What’s the Difference Between a Garden and a Farm?

It’s a tougher question than you think.

A community garden in New York City. Or is it a farm?

Photo courtesy Charley Lhasa/Flickr

The Urban Agriculture Conference’s Manhattan farm tour—as in the central borough of New York City, not Manhattan, Kan.—called into question everything I knew about farming. And as a former farm kid, I know a little something about farming. I know, for example, that my family’s Indiana cornfields look nothing like the rooftop of the Waldorf Astoria.

Vegetables growing on the roof of a luxury hotel on Park Avenue are a potent symbol of the popular appeal of urban agriculture. But the inclusion of the Waldorf Astoria on a farm tour demonstrates just how far the term farm is being stretched these days. As I stood among the bees, herbs, and vegetables overlooking the terrace of the suite where Marilyn Monroe stayed, I exchanged glances with the New England farmer next to me, and we agreed: The rooftop garden was sublime, but it was not a farm.

What’s the difference between a garden and a farm? The popularity of small-scale sustainable agriculture, particularly in an urban setting, has blurred the line between the two. Even agricultural experts can get confused. In December, U.S. Department of Agriculture Deputy Secretary Krysta Harden told a conference of young farmers at Stone Barns Center for Food and Agriculture in Pocantico Hills, N.Y., that she knows diversified growers sometimes hear from their local Farm Service Agency representatives that they are not farmers. Officials don’t always know what to make of those who grow small quantities of three-dozen crops instead of huge quantities of just one thing.

Confronting an assortment of plants on an acre of land, many Midwestern farmers I know would also call that a garden. Size matters, it seems. Yet size lies in the eye of the beholder. At the Black Farmers and Urban Gardeners Conference in November, a community gardener from Brooklyn, N.Y., insisted to me that something so large as an acre could only be a farm.

Convention holds that a farm requires a tractor or the presence of animals. But such distinctions fail when chickens and goats live in a community garden or when a 1,000-acre family grain farm has nary an animal in sight. Some people will say that location matters, that if it’s in a backyard, it must be a garden—just don’t tell that to Wally Satzewich and Gail Vandersteen, who sold their rural farm after realizing they could make more money growing in an urban setting. They describe their business, called Wally’s Urban Market Garden, as a “multi-locational sub-acre urban farm.”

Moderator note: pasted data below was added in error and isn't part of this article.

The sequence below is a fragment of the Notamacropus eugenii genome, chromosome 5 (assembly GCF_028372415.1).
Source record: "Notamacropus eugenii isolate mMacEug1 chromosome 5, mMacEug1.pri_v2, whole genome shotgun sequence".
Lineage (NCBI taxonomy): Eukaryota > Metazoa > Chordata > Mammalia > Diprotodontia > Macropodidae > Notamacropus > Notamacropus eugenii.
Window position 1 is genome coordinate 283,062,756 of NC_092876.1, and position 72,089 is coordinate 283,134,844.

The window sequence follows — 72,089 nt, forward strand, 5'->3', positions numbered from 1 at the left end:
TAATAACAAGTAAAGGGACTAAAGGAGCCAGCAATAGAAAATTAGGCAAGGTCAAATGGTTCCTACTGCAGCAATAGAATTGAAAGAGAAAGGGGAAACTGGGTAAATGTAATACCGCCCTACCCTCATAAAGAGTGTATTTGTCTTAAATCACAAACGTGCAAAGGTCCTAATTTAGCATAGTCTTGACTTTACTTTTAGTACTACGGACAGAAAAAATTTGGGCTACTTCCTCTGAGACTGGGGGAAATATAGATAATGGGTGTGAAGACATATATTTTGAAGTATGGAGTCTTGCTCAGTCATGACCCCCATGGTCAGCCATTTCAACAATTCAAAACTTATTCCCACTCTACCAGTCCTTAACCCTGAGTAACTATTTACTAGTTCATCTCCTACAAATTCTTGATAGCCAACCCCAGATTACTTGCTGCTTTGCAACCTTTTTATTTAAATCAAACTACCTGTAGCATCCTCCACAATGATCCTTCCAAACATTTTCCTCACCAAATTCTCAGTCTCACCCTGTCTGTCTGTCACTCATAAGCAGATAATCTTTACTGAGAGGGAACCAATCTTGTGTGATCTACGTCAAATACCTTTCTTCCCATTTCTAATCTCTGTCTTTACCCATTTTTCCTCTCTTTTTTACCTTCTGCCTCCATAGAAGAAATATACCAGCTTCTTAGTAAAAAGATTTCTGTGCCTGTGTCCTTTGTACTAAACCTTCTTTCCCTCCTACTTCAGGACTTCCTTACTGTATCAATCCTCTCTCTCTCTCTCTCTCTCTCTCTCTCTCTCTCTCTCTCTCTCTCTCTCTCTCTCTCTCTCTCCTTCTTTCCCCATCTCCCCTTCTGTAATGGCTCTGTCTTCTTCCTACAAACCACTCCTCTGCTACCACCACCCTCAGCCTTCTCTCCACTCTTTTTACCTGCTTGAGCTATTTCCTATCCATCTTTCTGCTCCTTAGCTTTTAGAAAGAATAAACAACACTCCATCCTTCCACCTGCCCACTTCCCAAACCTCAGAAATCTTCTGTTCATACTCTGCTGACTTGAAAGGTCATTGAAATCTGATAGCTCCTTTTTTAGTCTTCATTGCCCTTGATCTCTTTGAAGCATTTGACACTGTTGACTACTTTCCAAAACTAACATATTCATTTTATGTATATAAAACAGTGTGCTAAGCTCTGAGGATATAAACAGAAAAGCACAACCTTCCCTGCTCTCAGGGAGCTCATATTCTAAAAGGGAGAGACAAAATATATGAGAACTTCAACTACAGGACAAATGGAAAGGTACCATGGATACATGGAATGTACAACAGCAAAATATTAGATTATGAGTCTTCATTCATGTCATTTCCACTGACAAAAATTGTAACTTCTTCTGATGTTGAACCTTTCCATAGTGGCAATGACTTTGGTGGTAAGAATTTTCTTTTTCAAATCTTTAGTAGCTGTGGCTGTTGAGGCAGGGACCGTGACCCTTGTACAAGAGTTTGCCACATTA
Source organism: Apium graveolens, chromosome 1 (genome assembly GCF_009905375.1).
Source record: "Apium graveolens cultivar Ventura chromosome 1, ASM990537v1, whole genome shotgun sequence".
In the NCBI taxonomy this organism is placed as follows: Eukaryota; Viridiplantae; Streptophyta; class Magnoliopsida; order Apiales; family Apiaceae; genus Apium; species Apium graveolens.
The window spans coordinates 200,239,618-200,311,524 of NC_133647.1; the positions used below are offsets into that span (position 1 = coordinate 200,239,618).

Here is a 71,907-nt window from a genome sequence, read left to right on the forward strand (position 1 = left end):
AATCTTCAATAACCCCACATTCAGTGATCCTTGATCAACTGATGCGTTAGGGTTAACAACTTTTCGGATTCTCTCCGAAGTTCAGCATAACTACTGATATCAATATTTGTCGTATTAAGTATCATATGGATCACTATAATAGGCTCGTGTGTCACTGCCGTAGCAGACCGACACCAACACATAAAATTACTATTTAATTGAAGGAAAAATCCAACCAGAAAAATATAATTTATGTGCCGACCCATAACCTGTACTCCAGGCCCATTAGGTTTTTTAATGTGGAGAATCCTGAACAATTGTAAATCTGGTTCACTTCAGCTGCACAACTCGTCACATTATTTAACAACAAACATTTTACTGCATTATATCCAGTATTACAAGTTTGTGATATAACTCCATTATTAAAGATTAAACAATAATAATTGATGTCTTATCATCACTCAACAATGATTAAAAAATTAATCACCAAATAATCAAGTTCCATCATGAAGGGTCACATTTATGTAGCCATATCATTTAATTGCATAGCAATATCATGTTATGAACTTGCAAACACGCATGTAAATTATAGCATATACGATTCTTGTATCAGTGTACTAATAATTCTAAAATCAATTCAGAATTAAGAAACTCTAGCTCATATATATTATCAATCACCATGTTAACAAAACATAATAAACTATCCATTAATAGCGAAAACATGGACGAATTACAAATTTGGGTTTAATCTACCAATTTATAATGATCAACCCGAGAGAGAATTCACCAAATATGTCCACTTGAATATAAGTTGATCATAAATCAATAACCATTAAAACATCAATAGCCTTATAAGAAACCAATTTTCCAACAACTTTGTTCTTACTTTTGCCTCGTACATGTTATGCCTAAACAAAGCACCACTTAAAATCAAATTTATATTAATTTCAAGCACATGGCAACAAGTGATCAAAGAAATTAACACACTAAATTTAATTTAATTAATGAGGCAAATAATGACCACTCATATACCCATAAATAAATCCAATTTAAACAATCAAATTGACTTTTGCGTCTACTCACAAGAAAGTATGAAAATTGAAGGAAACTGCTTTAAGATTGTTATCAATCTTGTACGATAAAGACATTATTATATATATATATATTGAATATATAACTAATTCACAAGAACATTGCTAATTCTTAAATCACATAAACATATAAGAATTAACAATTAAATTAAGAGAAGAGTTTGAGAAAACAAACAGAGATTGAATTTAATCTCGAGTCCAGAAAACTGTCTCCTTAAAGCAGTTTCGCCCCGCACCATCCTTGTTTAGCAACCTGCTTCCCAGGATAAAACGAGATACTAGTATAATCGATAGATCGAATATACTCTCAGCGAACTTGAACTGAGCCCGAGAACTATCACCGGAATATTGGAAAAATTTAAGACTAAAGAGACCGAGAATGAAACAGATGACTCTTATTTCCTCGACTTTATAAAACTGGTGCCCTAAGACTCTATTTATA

Unspoken hierarchies of class, gender, and race are at play in the definitions, too. To call someone’s farm a garden (with its feminized connotation), a hobby farm (with its elitist connotation), or subsistence farm (with its impoverished one) can carry a whiff of superiority.

Out of this morass of stereotypes, a useful distinction emerges: A garden produces food for private use, whereas a farm produces food (or flowers or fiber) for others. This idea gets closest to how the USDA defines a farm: “any place from which $1,000 or more of agricultural products were produced and sold” in a given year. The only definition that matters to a farmer who wants to qualify for a federal grant, loan, or subsidy, it nevertheless surprises many people, since it means that a container planted with herbs counts as a farm if those herbs happen to be sold for $1,000 a year.

The Waldorf Astoria certainly produces a quantity of food worth more than $1,000. That the hotel uses the products itself rather than selling them at the nearest farmers market is a mere technicality.

A quarter-acre lot full of milk crates seems as unlikely a location for a farm as the roof of a hotel. But that is where Zach Pickens, the full-time farmer at Tom Colicchio and Sisha Ortúzar’s Riverpark restaurant on Manhattan’s east side, grows produce—and the space happens to be the same size as his grandparents’ garden in Ohio, where Pickens first learned to grow plants.

Does Riverpark, the second stop on the Manhattan farm tour, meet the USDA threshold? “Oh, I’ve got that,” Pickens says, explaining that the farm, which grows exclusively for the restaurant, tracks what it provides using prices equivalent to what it would pay to specialty purveyors or at local markets—where microgreens, for example, can sell for upward of $125 per pound. To Pickens the difference between farming and gardening is clear. In farming, he says, “You’re practicing agriculture in order to make money.”